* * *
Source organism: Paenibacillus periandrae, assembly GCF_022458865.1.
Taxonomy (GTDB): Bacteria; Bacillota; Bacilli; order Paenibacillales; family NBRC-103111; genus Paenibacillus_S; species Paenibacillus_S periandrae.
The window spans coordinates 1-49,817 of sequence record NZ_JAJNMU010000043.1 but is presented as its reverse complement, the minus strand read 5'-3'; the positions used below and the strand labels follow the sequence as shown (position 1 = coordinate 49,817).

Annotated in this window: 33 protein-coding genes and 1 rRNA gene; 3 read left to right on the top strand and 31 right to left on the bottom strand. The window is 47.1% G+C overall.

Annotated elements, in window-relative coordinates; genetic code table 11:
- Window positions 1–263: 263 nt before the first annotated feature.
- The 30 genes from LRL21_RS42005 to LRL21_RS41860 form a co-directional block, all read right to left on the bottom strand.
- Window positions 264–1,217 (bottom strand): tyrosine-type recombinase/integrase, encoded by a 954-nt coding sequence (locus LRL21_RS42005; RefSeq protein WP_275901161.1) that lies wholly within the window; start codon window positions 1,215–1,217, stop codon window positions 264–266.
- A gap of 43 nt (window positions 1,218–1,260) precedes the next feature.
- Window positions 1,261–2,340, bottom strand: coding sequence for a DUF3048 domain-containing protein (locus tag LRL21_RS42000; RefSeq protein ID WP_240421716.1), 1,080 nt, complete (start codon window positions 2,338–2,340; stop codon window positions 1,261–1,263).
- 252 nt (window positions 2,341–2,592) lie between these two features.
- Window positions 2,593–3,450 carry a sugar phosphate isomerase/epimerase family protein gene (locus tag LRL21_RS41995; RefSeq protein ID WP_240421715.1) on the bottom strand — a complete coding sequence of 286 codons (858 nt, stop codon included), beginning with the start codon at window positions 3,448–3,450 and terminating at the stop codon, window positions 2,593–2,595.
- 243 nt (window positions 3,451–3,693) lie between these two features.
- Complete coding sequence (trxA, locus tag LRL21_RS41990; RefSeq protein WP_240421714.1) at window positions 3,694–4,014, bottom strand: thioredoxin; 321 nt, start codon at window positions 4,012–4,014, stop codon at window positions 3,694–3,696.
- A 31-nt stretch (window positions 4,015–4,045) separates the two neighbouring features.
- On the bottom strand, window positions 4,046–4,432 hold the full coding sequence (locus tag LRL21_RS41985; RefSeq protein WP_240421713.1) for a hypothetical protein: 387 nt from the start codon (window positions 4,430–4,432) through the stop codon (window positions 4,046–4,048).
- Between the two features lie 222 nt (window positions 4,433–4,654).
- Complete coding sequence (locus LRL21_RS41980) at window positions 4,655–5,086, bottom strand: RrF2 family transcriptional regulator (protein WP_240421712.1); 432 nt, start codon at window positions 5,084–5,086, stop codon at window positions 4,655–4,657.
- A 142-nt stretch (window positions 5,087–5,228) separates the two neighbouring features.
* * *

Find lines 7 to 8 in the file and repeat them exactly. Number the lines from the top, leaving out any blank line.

- The 30 genes from LRL21_RS42005 to LRL21_RS41860 form a co-directional block, all read right to left on the bottom strand.
- Window positions 264–1,217 (bottom strand): tyrosine-type recombinase/integrase, encoded by a 954-nt coding sequence (locus LRL21_RS42005; RefSeq protein WP_275901161.1) that lies wholly within the window; start codon window positions 1,215–1,217, stop codon window positions 264–266.